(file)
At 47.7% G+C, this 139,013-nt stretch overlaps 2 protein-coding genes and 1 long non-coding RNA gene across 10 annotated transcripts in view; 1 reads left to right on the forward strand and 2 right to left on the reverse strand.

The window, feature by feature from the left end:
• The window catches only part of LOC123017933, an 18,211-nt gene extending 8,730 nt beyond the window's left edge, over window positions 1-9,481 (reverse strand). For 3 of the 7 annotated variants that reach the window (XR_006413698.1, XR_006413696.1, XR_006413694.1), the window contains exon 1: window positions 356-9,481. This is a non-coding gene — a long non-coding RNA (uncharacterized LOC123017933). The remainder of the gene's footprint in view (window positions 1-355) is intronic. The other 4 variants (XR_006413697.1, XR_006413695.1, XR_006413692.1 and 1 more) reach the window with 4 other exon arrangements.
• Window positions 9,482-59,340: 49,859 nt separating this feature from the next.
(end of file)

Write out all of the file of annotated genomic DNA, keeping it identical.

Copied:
At 47.7% G+C, this 139,013-nt stretch overlaps 2 protein-coding genes and 1 long non-coding RNA gene across 10 annotated transcripts in view; 1 reads left to right on the forward strand and 2 right to left on the reverse strand.

The window, feature by feature from the left end:
• The window catches only part of LOC123017933, an 18,211-nt gene extending 8,730 nt beyond the window's left edge, over window positions 1-9,481 (reverse strand). For 3 of the 7 annotated variants that reach the window (XR_006413698.1, XR_006413696.1, XR_006413694.1), the window contains exon 1: window positions 356-9,481. This is a non-coding gene — a long non-coding RNA (uncharacterized LOC123017933). The remainder of the gene's footprint in view (window positions 1-355) is intronic. The other 4 variants (XR_006413697.1, XR_006413695.1, XR_006413692.1 and 1 more) reach the window with 4 other exon arrangements.
• Window positions 9,482-59,340: 49,859 nt separating this feature from the next.